With the advent of BSI (Back-Side Illuminated) sensors, it became possible for smartphones to use larger sensors without increasing the thickness. This was a major breakthrough in smartphone photography in comparison to FSI (Front-Side Illuminated) sensors where the sensor received limited light as it had to pass through filters and other layers, thereby losing signal information. On the other hand, BSI sensors allowed flexibility of industrial design, as they made room for lenses to be placed closer to the sensors, all without making the phone any thicker.

At the same time, we started seeing more than one camera in smartphones but for use cases that are way different from how we use multiple cameras today. Primarily, the first phones with dual cameras were made to capture 3D content because 3D was being perpetuated as the next big thing by consumer electronics brands. However, it failed to take off into something considerable and functional but since 2014, brands like HTC played with the idea of having a second camera as a depth sensor to capture depth information in a frame thereby allowing pictures to have a shallow depth of field effect that’s now known as the Portrait mode in smartphone photography.

Soon, Apple jumped on the multiple camera bandwagon with the iPhone 7 Plus which had a 12-megapixel main camera along with a 12-megapixel telephoto camera that enabled 2x optical zoom and brought portrait mode. Samsung followed suit with the Galaxy Note 8, its first flagship smartphone to feature dual cameras– a 12-megapixel telephoto lens with 3x optical zoom, similar to Apple’s implementation.

In 2018, Huawei came up with the P20 Pro which is the first phone with three cameras co-developed by Leica, the iconic German imaging company. It had a 40-megapixel main camera with a 1/1.7-inch sensor, an 8-megapixel telephoto lens with 3x optical zoom and a 20-megapixel monochrome sensor.

By the end of 2018, Samsung introduced the Galaxy A9 which was the world’s first phone to have quad cameras featuring a 24-megapixel main camera, an 8-megapixel ultra-wide camera, and a 10-megapixel telephoto camera with 2x optical zoom and a 5-megapixel depth sensor. This was, without a doubt, a capable and versatile camera setup that allowed users to switch between different focal lengths with just a press of a button.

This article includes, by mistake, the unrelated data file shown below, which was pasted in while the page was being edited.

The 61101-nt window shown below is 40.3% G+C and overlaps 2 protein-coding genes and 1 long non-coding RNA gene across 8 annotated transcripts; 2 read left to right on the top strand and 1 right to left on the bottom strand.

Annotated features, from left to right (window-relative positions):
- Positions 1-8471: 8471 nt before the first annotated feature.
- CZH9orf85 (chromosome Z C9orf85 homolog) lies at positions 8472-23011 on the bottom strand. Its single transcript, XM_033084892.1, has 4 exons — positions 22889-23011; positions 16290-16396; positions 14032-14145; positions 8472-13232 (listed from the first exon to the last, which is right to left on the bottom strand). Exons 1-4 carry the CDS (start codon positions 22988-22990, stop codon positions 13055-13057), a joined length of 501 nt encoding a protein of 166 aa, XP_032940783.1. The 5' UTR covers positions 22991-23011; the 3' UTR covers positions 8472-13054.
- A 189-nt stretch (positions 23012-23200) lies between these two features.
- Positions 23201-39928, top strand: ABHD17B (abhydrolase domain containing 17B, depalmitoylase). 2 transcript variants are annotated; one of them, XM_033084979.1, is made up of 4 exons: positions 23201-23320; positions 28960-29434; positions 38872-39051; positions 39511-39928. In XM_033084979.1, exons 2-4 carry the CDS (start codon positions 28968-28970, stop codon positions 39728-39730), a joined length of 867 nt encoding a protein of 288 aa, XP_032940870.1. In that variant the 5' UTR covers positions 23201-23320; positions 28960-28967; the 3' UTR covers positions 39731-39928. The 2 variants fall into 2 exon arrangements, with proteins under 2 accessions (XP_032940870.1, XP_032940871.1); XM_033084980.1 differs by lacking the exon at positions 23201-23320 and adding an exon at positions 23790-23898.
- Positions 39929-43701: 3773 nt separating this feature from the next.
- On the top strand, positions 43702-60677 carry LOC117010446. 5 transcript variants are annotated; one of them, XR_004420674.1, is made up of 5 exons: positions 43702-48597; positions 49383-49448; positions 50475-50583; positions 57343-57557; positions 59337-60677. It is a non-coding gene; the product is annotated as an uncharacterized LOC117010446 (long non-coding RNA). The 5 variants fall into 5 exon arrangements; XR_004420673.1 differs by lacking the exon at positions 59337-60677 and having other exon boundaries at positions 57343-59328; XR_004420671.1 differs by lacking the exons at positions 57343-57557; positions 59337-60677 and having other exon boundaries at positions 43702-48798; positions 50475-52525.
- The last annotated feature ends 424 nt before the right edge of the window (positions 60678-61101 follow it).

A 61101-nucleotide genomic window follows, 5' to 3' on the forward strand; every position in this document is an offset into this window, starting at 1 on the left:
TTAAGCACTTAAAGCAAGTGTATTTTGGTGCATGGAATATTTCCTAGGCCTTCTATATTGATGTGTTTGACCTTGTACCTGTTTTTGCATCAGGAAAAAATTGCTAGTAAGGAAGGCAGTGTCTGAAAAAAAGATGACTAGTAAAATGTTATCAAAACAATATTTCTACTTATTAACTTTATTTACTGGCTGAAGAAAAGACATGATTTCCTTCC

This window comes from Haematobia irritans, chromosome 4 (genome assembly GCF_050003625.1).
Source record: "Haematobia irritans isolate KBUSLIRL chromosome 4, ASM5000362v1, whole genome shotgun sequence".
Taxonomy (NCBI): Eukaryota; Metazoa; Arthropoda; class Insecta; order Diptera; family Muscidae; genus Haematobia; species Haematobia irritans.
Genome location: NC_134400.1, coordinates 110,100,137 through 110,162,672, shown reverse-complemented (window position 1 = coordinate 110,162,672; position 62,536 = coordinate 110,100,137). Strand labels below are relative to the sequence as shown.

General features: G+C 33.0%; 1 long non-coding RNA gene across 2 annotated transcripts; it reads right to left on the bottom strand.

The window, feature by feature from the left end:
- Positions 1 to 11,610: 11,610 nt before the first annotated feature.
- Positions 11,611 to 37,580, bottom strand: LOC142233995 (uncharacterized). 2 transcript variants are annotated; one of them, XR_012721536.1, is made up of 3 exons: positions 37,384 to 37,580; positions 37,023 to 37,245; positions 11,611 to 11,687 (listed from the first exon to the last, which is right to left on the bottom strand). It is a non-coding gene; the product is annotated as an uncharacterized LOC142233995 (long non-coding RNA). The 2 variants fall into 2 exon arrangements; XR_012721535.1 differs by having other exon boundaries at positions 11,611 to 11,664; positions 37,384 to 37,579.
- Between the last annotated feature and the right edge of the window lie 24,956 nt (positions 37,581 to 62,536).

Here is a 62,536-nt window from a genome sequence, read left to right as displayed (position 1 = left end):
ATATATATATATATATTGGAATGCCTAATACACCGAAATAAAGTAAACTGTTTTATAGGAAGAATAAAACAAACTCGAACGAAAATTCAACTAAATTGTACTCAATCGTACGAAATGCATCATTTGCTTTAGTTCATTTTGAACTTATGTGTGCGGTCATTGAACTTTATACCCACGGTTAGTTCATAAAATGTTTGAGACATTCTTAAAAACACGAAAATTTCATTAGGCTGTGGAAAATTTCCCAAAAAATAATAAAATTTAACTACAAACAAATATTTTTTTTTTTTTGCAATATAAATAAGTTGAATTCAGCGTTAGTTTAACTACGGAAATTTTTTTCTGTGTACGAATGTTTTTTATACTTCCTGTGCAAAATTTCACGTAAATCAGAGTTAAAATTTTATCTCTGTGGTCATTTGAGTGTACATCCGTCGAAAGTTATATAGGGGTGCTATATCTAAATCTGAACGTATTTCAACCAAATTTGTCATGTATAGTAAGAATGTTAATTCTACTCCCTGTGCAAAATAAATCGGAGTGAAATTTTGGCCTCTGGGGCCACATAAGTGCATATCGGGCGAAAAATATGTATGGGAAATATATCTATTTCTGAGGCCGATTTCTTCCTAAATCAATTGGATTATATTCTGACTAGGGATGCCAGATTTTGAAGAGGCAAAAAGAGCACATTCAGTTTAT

This didn’t stop here. Nokia, backed by HMD Global once again tried to push its luck with its flagship phone, the Nokia 9 PureView which debuted in 2019 and features five cameras on the back.

Still, two or more cameras were seen as sort of a flagship feature, unlike today where you can easily get multiple cameras in phones priced around Rs 10,000. This is a result of the trickle-down effect in technology where more high-end features are now found on affordable phones as a result of fast-paced development. 

Brands also started to fine-tune the camera software that allowed them to offer features like the portrait mode, night mode, astrophotography mode, long exposure, filters and more.

Slowly, the development shifted from multiple cameras to higher resolution 64-megapixels and 108-megapixel sensors in smartphones. But at the same time, brands started to focus on full-sized immersive displays which meant they had to find ways to hide the front-facing camera giving birth to concepts like pop-up camera modules and the implementation of different types of notch cutouts that are pretty common nowadays. 

What lies ahead?

Today, it would be an understatement to say that cameras have become a very important aspect of life, which looking back no one would have been able to foresee. We have gotten to a point where most smartphones across different price ranges are capable of churning out great pictures. And with the recent push in the consumption of videos, smartphone brands have re-oriented their focus on developing camera systems that can equally create better videos.

Selfie cameras have gotten better at reproducing skin tones that are close to natural but with so many features at their disposal, they can also be used to morph facial elements to give them a better but unnatural look. It’s a choice that’s part of the larger societal impact that camera-related social media filters are currently driving, allowing people to express themselves in any way they want.

Another area where brands have made headway is in partnering with legacy camera brands to bring in a bit of nostalgia-induced features like the X-Pan mode on the OnePlus 9/10 series in collaboration with Hasselblad or the Zeiss anamorphic lens effect that power’s the cinematic mode in the latest Vivo X80 series

While the modern smartphone camera isn’t a DSLR replacement yet, it has closely bridged the gap between amateur photographers and professionals by providing ease of preserving stellar photographic memories from a device that fits right into your pocket.

The next big thing in smartphone cameras is the under-display cameras which will eliminate any kind of notch or mechanical system to make the selfie camera invisible to the eye, but the camera will be able to see past the pixels on the screen!

Siddharth Chauhan

Siddharth Chauhan

Siddharth reports on gadgets, technology and you will occasionally find him testing the latest smartphones at Digit. However, his love affair with tech and futurism extends way beyond, at the intersection of technology and culture. View Full Profile